Orthochromatic film can work particularly well for portraits, as where the film cannot see reds in skin tones or facial features such as the lips, it will render them deep greys or even black if you have some red lippy on, and create some dramatic photographs. Panchromatic sees all colour on the visible light spectrum, so will create a more even range of tones across the image.
(c) Thomas Wesley, @thomwesley, Ilford Ortho 80 Plus
Contrast and Grain
Contrast is another big factor to consider with black and white films. Contrast refers to the difference between the brightest parts (whites) and darkest parts (blacks) of an image. If there are more visible details in an image then it’s considered to be lower contrast, if there are less visible details then the contrast is high.
(c) Joe Horner, Washi S
Check out our recommended films for contrast here
Finally we have grain. Think of grain like analogue pixels, they affect the overall resolution of an image. The higher the ISO of a film, the more grain there will be. Some photographers are a big fan of grain, as it lends itself to the general aesthetic of film photography and distinguishes it from digital photography, others may prefer a crisp, high resolution image.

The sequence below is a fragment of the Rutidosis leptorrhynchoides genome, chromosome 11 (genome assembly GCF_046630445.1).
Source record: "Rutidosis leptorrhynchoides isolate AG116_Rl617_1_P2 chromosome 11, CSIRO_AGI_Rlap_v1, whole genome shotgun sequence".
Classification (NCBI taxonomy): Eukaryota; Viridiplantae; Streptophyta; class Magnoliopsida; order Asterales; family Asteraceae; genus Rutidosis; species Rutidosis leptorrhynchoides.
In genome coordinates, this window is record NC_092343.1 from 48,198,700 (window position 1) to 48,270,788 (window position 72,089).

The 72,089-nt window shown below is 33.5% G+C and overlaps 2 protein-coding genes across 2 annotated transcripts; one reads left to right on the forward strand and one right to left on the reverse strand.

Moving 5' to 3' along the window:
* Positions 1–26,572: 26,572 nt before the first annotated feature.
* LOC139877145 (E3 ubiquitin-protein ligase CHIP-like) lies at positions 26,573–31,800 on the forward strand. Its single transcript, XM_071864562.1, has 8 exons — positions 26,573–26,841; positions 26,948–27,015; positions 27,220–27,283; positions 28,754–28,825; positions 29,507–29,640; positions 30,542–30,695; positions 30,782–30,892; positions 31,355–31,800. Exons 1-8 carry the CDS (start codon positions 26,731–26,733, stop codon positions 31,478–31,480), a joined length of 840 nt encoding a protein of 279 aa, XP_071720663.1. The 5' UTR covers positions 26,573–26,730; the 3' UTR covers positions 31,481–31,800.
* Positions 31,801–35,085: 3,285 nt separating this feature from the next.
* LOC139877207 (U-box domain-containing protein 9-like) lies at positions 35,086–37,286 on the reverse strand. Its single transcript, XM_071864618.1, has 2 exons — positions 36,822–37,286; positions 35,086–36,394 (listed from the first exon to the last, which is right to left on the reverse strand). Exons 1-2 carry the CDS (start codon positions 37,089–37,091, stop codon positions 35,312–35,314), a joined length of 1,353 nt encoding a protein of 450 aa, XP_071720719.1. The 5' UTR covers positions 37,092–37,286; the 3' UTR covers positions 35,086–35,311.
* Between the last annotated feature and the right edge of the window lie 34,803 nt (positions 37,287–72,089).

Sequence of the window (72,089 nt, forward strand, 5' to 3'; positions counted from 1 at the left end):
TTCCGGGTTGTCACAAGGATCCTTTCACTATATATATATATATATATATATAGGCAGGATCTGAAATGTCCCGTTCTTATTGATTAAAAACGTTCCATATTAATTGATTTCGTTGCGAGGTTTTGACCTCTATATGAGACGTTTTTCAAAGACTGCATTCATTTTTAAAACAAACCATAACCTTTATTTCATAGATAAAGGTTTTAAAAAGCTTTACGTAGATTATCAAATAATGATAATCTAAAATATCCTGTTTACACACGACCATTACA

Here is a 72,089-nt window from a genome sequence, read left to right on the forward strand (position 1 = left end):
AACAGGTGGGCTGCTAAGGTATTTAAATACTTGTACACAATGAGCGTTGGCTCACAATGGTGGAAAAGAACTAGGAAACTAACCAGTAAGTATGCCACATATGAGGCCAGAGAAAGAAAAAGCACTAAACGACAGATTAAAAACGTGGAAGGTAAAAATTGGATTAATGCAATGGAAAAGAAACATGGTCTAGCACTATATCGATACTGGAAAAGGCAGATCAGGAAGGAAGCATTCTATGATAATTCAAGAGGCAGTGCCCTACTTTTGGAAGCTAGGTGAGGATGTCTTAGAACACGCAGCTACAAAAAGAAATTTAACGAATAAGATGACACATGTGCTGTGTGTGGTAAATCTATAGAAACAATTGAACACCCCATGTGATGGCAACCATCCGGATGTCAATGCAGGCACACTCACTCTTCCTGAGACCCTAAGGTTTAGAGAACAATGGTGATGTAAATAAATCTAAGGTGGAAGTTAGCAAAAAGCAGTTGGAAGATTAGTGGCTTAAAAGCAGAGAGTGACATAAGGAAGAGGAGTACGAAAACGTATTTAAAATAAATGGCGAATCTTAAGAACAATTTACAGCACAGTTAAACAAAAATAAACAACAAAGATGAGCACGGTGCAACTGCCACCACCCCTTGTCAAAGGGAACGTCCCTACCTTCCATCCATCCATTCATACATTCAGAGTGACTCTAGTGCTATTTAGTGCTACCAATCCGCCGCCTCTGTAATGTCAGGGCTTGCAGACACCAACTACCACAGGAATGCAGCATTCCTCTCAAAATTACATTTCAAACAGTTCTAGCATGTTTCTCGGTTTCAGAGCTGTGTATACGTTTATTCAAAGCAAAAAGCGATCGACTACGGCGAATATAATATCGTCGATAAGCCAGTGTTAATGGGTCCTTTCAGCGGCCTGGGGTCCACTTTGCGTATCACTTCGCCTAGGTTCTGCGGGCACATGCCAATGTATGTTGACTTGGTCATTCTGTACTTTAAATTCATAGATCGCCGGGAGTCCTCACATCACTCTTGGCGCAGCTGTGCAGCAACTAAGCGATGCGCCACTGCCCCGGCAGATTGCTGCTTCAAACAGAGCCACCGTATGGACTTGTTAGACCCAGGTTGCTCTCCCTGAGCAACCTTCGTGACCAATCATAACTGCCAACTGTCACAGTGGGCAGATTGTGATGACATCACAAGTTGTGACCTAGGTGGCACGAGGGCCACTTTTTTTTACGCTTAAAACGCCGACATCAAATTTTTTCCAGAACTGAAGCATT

(c) Leigh Reke, Ilford Delta 3200
Check out our recommended films for grain here
4. Aesthetic: Traditional or experimental?
And finally… are you looking for the classic film aesthetic or something more experimental? Amongst our amazing range of 35mm films we also stock some more unusual and quirky film brands. If you are looking for a film that adds some more colour to your photos, or special effects such as lightning or snow shapes, want to add some texture to your film or even superimpose images on top like love hearts then we have lots of options for you. Have a look at Lomography, Dubble film, revolog and BKIFI for brands offering something a bit more unique…
(c) Hetty Earwicker, @hettyearwicker35mm, Dubblefilm Solar
(c) Charli Morachnick, @shootphotos_notguns, Revolog Nebula
(c) Jez P, jellyscout_uk, Lomography Purple
Check out our recommended experimental films here
What camera are you going to use?